Belgium recorded its highest hospitalisation rate of coronavirus patients, health officials said on Wednesday, urging citizens to comply with a nation-wide shutdown in order to reverse the trend.
As Belgium’s infection count rose to 1,486 on Tuesday, health experts with the government’s coronavirus response team said that the number of hospitalisations had risen to nearly 500.
“The number of [hospital] admissions is rapidly increasing,” Steven Van Gucht, a virologist leading the government’s coronavirus response, said in a press briefing.
Of the total number of confirmed cases, 496 have been hospitalised so far, of which 100 had to be put in an intensive care unit, according to official figures.
Wednesday marked the highest surge in the number of hospitalisations in Belgium since the start of the outbreak, with 135 more admissions than on Tuesday, according to a report by federal health research centre Sciensano.
Out of the hundred patients in intensive care unit, there are 66 who require breathing assistance through artificial ventilation.
Van Gucht said that Belgian hospitals were still able to cope with the number of hospitalisations and said that the strict containment measures imposed on Tuesday were aimed at keeping the rate of contagion stable in order to not overwhelm hospitals.
Italy, one of the EU’s most hard-hit country together with Spain, has scrambled to obtain sufficient ventilators in order to ease hospitals which are buckling under swelling rates of hospitalisations.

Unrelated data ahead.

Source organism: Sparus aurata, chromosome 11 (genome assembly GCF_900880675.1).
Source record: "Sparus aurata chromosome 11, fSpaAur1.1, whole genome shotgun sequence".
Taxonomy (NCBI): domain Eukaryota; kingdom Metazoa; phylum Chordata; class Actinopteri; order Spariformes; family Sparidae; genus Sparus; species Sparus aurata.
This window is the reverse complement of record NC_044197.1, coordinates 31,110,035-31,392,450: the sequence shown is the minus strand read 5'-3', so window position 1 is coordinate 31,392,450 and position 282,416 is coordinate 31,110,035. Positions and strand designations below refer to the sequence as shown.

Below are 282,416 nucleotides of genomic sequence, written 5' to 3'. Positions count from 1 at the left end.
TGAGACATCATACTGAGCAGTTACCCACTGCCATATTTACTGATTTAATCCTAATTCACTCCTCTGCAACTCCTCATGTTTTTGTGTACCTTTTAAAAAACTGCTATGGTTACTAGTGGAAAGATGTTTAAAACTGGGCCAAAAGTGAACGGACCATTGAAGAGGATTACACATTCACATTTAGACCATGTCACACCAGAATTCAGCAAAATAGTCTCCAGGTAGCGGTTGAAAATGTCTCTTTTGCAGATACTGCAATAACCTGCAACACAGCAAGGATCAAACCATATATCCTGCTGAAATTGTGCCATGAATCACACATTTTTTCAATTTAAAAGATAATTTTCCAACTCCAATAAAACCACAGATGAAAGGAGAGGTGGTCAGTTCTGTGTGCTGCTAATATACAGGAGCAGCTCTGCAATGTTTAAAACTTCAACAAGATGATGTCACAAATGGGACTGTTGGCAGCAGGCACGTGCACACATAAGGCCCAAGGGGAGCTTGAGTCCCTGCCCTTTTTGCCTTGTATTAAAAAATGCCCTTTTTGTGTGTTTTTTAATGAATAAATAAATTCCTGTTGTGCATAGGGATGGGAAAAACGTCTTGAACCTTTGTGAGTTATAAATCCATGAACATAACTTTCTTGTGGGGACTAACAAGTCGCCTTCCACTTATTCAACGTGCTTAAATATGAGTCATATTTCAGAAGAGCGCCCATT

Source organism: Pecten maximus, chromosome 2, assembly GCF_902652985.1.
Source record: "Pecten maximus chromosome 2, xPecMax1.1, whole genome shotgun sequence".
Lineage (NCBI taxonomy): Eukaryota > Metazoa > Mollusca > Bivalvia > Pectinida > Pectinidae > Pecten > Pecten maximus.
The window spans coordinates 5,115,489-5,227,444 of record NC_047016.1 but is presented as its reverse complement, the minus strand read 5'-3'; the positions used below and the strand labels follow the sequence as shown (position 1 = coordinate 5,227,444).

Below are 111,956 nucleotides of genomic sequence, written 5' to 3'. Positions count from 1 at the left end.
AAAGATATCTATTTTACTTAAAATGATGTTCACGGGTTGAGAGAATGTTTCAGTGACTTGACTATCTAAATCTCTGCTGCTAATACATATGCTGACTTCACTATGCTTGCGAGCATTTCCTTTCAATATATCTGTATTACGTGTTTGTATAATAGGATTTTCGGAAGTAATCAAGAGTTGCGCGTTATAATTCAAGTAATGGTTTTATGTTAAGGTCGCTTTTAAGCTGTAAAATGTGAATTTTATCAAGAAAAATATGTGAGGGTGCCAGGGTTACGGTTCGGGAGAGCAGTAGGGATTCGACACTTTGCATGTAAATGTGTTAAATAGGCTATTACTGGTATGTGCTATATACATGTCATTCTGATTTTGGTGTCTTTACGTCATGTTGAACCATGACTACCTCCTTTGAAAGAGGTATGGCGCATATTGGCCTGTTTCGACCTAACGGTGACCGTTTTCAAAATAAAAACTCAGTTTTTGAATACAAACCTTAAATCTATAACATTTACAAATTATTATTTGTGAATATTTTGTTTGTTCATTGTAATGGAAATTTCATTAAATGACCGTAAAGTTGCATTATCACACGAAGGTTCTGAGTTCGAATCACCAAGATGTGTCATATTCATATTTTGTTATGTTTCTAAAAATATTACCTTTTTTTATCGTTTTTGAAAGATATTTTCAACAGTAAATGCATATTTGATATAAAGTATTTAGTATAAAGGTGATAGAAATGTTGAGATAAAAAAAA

“We expect a temporary increase in the number of admissions,” Van Gucht said, adding that they expected figures to recede or stabilise “this weekend or early next week.”
The figures on Wednesday show a slight surge in the number of added cases, after the count of new infections remained relatively stable on both Monday and Tuesday, when 172 and 185 new cases were respectively reported.
In the press briefing, health officials also reported that a total of 31 patients had already recovered, with the largest number of them so far reported as discharged on Wednesday.
All general hospitals in Belgium are currently mobilised for the pandemic after authorities moved to enable treatment of coronavirus patients beyond the two reference sites for the treatment of infectious diseases.
“There is a distribution plan for the hospitals and there is continuous monitoring of where there are still available places,” Van Gucht told reporters.
On Tuesday, the federal public health services, who did not immediately reply to a request for comment, reported that more cases were being detected in people under 50 years of age, a report which coincides with comments from a Belgian doctor who reported that young coronavirus patients were also getting “severely ill.”
The Brussels Times